The record-breaking seasonal temperatures, while a welcome change for many, do have a direct effect on the Pembina Valley Snowkickers. 

President Kory Van Damme said conditions look bleak right now.  

"The season, by the looks of it, is over before it's even gonna get started. We had some wishful thinking from the last time we talked that maybe we would see some amount of snow come our way but can't say we got much snow. We got a pile of wind followed by a really nice 7° week coming here that we're into. None of which really bodes well for snowmobiling."  

When asked if that means the season is definitely over, he replied, 

"If it snowed two feet tomorrow, I would say, no, we would definitely give her a whirl. But judging by the forecast, I think you know week we might have like 10 to 15 centimeters as a potential snowfall, but that doesn't quite cut it to get started grooming. 'Cause I think after this week, we're gonna have 0 snow to start with, so we're needing a foot of snow from here on. And when are we gonna get it? I don't know." 

Fluctuating temperatures don't bode well for trails. 

"We just kind of roll with the punches and hopefully we do get something in the near future. It's just really hard once we hit middle of February, there is a lot of work to do to get the trails set up. It's not like a bang and, in a day, or two and all the trails are opened, and signs put up. It's all of a good week to get them remotely opened and then usually another week fine tuning." 

Snoman Executive Director Yvonne Rideout sent in a statement regarding the overall outlook for Manitoba.  

"This warm weather is certainly having an impact on snowmobiling province wide. It is devastating to volunteer clubs that put in all the work to get trails signed, packed, and groomed so that they can be opened and then shortly thereafter have to close their trails due to deteriorating conditions. The impact has a domino effect as it trickles into rural communities and affects businesses such as gas stations, restaurants, and accommodations. We have often heard from small business owners that the snowmobile traffic is vital for their operations to stay open in the slow tourism winter months. It also has an impact on Snopass sales, which directly affects the clubs financially.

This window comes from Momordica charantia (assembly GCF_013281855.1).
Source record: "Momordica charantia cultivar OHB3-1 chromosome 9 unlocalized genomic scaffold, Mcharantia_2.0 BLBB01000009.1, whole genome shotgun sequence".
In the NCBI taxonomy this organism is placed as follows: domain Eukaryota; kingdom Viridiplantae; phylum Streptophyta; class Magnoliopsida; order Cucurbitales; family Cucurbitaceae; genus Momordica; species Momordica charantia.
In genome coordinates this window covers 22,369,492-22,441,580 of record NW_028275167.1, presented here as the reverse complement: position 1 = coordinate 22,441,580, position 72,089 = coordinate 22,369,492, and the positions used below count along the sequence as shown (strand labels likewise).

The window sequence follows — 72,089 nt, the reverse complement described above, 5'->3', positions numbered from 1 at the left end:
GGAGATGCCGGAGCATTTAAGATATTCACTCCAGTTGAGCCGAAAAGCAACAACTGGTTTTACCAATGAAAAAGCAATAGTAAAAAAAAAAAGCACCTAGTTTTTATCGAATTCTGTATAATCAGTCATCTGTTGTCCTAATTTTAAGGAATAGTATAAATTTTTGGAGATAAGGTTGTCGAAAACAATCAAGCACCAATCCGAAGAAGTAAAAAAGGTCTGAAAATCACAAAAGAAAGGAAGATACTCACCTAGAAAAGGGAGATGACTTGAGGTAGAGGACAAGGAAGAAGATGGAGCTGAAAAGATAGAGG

As of January 31, 2024, we have two clubs with trails open in the north, one in the west, three in the Interlake, five in the east and none in central. Some of those trails have low snow conditions and we ask riders to use caution. 

In Manitoba, the GDP (gross domestic product) is $113 million and tourism-related spending relating to snowmobiling is $47 million. Manitoba’s trail network is the 3rd longest in Canada, after Quebec and Ontario. We are tracking what is happening in our neighboring provinces, Saskatchewan and Ontario, and they are facing the same conditions as we are facing. This year snowmobiling is certainly a victim of Mother Nature. We hope that when some colder temperatures descend upon us, as forecasted for late next week, that we also get snow and can get our trail system open again. We are keeping our fingers crossed for an extended season this year." 

As for the economic impact for the PV Snowkickers, Van Damme is optimistic.  

"We'll probably be OK, I'm thinking. We did our social fundraiser; we are still selling tickets for our lottery. Between those two things, it definitely will help cover some of our bills, like insurance and things that we have to pay for regardless every year. Snoman does allocate a little bit of money for years where we can't groom, so we will get a little bit of financial assistance there too." 

When asked what snowmobilers do when they can't get out on the trails, Van Damme said with a chuckle, they usually head to warmer places, like Mexico, at this time of year.